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Storage tank at vacant Port Alice, B.C. pulp mill collapses, prompting spill hazard fears

A view of the collapsed roof of the old pulp mill in Port Alice, B.C. on Jan. 31, 2020.
A view of the collapsed roof of the old pulp mill in Port Alice, B.C. on Jan. 31, 2020. Douglas Bradshaw/Port Alice Photography/Facebook

Residents in northern Vancouver Island are growing worried about a potential environmental disaster near Port Alice, where heavy rains have damaged a storage tank at a long-closed pulp mill.

Photos of the crumpled roof of the tank at the Neucel pulp mill were posted to social media Thursday by local photographer Douglas Bradshaw.

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In an email Saturday, Bradshaw said the site has been sitting as an “environmental time bomb” since the mill shuttered operations and laid off a majority of its employees five years ago.

“I posted the photos to bring awareness to the mess that has been predicted and is currently going on,” he said. “There is still many toxic chemicals and oils still on site.”

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According to Bradshaw, the tank contains “heavy liquor” released from pulpwood during the kraft process.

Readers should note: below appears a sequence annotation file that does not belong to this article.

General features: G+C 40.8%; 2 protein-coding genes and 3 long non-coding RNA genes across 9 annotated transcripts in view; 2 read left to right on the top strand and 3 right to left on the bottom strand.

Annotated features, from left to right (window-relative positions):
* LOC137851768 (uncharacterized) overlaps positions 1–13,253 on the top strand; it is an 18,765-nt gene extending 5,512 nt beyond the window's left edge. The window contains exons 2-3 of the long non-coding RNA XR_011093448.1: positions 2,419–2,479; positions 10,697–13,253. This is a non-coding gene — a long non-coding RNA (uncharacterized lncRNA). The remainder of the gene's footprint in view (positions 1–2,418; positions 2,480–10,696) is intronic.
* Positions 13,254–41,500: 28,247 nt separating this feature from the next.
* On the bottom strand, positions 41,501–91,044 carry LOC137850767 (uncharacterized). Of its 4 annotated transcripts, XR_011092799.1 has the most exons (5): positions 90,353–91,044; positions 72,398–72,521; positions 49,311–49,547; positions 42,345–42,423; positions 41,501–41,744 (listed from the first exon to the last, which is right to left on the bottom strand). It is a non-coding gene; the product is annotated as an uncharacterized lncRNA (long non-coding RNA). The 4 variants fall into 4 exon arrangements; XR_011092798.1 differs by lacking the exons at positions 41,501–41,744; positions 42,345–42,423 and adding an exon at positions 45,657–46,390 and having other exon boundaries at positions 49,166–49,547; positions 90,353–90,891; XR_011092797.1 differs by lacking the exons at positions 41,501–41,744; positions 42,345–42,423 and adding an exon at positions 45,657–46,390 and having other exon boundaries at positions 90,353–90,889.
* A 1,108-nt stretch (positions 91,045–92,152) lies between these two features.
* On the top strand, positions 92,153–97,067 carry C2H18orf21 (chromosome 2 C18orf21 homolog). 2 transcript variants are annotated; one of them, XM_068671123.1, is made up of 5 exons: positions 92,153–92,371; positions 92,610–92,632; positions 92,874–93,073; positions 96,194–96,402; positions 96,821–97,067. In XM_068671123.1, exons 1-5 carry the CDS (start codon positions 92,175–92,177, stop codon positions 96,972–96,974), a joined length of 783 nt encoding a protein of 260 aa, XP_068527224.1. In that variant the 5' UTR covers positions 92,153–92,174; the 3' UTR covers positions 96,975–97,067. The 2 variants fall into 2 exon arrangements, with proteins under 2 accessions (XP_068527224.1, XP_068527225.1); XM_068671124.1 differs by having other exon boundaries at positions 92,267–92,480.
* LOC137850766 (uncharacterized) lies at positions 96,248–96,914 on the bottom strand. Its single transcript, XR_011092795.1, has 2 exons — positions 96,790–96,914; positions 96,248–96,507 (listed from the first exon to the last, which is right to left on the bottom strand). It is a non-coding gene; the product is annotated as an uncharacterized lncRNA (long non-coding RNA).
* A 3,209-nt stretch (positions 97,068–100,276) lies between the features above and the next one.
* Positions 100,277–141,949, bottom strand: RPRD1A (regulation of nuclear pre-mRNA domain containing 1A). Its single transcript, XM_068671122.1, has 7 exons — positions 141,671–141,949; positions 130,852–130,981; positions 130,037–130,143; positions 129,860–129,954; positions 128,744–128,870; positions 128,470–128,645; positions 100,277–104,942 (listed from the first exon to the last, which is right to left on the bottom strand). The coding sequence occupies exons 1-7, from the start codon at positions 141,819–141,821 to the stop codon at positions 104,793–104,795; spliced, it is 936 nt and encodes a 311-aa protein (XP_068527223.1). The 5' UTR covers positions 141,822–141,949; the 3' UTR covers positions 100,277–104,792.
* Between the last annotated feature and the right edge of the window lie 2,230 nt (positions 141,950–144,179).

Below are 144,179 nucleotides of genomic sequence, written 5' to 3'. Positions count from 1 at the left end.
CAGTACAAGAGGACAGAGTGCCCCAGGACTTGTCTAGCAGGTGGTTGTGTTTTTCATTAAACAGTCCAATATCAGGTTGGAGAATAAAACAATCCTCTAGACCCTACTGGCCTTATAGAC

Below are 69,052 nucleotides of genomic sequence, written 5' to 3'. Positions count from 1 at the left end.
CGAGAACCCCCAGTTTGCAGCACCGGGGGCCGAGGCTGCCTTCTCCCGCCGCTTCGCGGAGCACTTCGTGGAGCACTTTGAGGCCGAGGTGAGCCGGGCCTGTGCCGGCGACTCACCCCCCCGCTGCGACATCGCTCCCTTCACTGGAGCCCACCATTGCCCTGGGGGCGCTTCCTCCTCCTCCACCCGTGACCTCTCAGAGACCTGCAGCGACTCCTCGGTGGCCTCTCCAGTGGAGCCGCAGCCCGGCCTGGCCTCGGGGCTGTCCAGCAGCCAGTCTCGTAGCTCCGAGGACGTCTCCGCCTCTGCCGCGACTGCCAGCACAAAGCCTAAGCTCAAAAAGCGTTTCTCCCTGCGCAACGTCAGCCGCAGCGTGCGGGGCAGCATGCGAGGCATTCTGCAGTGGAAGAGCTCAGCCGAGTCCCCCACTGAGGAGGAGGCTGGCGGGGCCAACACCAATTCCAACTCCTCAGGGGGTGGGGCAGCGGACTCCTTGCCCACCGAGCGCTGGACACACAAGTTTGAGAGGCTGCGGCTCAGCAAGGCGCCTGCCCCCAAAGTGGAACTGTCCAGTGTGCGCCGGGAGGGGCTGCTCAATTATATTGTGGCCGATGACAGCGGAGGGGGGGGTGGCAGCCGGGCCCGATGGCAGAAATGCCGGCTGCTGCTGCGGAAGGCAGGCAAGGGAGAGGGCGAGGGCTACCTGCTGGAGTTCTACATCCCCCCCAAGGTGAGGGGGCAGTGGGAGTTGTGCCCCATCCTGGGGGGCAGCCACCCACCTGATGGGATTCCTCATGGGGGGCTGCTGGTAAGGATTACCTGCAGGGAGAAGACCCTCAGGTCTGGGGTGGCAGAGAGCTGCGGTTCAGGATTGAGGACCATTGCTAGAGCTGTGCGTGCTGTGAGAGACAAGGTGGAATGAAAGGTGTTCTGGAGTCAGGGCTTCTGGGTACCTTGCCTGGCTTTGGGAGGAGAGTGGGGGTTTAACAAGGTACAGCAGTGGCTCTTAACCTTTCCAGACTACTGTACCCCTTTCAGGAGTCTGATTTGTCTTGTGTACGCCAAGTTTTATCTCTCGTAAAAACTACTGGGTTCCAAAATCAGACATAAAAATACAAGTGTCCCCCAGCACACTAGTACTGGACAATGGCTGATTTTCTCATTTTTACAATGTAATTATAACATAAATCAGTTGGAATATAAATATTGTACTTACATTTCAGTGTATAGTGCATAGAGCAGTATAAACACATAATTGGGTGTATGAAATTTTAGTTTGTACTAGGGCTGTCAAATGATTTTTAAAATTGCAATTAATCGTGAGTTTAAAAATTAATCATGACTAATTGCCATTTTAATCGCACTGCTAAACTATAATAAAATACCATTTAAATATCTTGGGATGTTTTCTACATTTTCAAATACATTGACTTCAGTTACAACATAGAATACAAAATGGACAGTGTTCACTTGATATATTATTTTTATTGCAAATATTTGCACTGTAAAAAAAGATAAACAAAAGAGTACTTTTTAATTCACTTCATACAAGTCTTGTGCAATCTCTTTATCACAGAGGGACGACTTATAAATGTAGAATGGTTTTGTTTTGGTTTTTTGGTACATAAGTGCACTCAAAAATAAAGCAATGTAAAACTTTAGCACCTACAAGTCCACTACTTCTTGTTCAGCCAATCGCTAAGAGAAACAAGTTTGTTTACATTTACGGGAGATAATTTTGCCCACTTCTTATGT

In a statement, the Ministry of Environment and Climate Change Strategy said it is aware of the damage to the tank, which happened last week, and has sent an engineer to assess its structural integrity.

“The engineer’s report will inform how we move the contents safely to a more secure tank, or for disposal, as appropriate,” the ministry said.

Last February, the mill’s China-based owner Neucel Specialty Cellulose Ltd. laid off all remaining workers at the mill, fully shutting down the site that had been gradually curtailing operations since 2015.

After the closure, the ministry conducted an on-site hazard assessment and discovered the mill was “in derelict condition with multiple hazards,” it said.

The ministry says it has hired a contractor to support the removal of chemicals and other hazards, and it taking action to protect the environment from active or imminent spills.

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But Bradshaw says he hasn’t seen any such action.

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“Since the [ministry] has come on site they have not followed their own rules that they cited the mill for,” he wrote in his email, adding the public costs of the ministry’s oversight are beginning to add up into the millions of dollars.
“The [ministry] is not monitoring the site properly,” he said. “They have a site security round the clock but they are not properly dealing with the effluent from the land fill and mill site.”

Global News has reached back to the ministry for comment on Bradshaw’s allegations.

In 2014, Neucel was convicted and fined $175,000 for exceeding authorized levels of discharge into Neroutsos Inlet.

—With files from the Canadian Press

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